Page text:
Credit and charges for proportionate share of income or expenses

On the close of escrow, buyers and sellers receive a credit or a charge for their proportionate share of income or expenses involved in the ownership or operations of the property being conveyed, called prorations.

Prorations are usually calculated based on the date escrow closes. However, they may be set based on any date agreed to by the buyer and seller. For calculating prorations based on the date of closing, the entire day of closing is the first day of the buyer’s ownership, unless the escrow instructions specify otherwise.

Items which the buyer takes over and are prorated include:

  • property taxes;
  • interest on mortgages/bonds assumed;
  • rent; and
  • service contracts assumed by the buyer.

Prorations are initially agreed to in the purchase agreement. Proration provisions entitle the seller to a credit for the portion of prepaid sums which have not fully accrued by the day of closing on items the buyer takes over or receives on the sale. Prorations are based on a 30-day month or a 360-day year.

Conversely, the buyer receives a credit for unpaid amounts assumed by the buyer which accrued through the day prior to the close of escrow. [See RPI Form 150 §12.6]

Property taxes are levied for the fiscal year which begins July 1st and ends June 30th of the following calendar year. To prorate property taxes, the beginning of the fiscal year – July 1st – is the starting point for accrual.

Property taxes are paid in one or two installments. The first installment is payable no later than December 10th for the first half of the fiscal year. The second payment is due no later than April 10th for the second half of the fiscal year.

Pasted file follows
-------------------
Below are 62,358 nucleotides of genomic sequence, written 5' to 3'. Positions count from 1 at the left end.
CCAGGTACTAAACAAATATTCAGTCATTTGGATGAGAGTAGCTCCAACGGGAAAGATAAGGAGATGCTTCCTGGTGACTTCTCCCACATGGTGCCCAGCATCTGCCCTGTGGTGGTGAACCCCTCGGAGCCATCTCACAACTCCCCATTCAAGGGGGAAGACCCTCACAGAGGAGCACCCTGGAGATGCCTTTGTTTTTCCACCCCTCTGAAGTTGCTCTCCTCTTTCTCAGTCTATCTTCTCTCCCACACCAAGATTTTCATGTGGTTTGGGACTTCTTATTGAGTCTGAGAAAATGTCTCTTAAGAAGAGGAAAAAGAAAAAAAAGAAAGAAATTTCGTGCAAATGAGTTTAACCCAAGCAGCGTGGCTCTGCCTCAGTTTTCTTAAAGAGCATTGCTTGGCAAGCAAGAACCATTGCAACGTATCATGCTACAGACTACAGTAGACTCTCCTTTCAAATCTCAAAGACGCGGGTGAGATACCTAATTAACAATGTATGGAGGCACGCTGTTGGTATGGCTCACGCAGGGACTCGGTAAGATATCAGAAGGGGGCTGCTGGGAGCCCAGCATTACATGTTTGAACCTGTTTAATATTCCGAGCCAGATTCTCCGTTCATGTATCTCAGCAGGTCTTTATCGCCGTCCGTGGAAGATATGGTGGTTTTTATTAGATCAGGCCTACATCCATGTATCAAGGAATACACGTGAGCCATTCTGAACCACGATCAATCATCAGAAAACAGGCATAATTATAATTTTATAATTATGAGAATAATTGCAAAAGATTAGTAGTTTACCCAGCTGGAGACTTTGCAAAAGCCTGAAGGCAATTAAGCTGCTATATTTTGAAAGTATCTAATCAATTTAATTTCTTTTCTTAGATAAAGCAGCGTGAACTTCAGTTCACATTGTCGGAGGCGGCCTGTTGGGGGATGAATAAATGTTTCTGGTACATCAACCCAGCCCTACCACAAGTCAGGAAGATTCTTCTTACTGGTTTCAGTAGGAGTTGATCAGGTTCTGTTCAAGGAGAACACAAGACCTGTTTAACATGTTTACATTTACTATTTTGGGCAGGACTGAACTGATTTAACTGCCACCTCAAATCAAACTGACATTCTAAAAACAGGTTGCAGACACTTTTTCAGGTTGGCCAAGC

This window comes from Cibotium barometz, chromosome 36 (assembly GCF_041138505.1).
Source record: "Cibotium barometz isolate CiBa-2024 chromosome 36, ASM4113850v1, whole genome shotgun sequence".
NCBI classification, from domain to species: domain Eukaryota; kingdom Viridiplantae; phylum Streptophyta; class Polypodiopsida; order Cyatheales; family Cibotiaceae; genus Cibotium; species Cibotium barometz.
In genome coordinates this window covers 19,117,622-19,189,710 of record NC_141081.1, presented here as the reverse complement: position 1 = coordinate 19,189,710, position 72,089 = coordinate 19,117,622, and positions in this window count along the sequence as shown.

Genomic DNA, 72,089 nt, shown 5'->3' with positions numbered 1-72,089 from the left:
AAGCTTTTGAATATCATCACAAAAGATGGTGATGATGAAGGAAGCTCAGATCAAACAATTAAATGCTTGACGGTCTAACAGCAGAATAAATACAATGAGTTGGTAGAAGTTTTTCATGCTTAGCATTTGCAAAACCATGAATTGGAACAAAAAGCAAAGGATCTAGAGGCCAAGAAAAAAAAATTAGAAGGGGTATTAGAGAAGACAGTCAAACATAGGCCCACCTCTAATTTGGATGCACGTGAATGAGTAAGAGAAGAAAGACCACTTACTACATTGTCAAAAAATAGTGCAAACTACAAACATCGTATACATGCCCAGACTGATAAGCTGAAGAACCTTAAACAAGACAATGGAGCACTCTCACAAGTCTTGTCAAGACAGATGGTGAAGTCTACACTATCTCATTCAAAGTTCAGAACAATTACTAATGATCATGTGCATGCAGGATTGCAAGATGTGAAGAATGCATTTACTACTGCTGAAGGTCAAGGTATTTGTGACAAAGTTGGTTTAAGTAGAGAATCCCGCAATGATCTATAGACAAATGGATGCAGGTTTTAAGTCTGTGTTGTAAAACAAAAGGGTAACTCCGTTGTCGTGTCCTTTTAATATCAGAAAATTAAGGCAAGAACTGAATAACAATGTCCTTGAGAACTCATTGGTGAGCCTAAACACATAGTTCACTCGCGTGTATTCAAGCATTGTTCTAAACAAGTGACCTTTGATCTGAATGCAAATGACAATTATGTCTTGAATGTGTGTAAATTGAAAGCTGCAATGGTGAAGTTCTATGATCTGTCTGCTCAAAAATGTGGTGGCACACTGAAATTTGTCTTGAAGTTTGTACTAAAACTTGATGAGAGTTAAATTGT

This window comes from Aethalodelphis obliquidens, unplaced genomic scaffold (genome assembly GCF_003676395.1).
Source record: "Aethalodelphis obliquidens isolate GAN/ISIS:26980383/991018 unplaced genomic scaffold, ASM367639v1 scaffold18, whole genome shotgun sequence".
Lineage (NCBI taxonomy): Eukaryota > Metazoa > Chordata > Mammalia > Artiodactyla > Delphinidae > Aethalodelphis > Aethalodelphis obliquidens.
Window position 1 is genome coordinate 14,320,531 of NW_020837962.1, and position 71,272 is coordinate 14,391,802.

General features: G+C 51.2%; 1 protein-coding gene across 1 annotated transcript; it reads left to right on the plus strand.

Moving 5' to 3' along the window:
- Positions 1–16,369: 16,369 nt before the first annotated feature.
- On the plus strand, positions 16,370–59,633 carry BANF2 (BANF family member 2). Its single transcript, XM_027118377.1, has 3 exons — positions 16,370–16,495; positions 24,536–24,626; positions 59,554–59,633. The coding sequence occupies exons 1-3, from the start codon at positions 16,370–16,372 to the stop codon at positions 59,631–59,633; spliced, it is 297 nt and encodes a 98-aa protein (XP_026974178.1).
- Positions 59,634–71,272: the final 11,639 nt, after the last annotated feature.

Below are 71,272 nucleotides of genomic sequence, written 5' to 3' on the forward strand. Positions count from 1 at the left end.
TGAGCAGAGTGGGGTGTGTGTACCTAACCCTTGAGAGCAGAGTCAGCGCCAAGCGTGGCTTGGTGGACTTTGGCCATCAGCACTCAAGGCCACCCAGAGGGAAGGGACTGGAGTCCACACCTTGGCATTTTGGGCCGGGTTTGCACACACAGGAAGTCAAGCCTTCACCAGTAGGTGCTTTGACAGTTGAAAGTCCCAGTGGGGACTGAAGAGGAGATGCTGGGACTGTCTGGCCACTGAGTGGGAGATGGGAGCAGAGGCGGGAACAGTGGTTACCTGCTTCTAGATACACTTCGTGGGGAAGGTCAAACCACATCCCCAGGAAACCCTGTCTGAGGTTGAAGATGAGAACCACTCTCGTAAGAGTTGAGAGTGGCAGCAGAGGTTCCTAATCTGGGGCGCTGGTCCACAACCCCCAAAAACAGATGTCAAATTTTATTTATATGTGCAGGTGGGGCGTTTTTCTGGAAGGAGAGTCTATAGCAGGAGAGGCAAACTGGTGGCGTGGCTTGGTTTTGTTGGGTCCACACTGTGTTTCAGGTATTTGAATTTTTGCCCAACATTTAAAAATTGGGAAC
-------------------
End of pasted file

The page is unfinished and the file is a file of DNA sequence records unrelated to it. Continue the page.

For interest on mortgages, improvement bonds or other debts assumed by the buyer, the seller is charged and the buyer receives a credit for the interest accrued and unpaid during the seller’s ownership of the property through the day before the close of escrow.

Prorations on the purchase of income property

On the purchase of income property, the buyer is entitled to a credit for the prepaid rents collected by the seller which have not accrued for the remaining days of the month beginning with the day of the close of escrow.

All security deposits held by the seller are credited to the buyer as a lump sum adjustment, not a proration. After closing, the buyer is responsible to account to the tenants for the deposits on termination of their tenancies. [See RPI Form 585]

The seller is credited for any delinquent unpaid rents which have accrued prior to closing and are to be collected by the buyer, unless otherwise agreed in the purchase agreement and escrow is so instructed.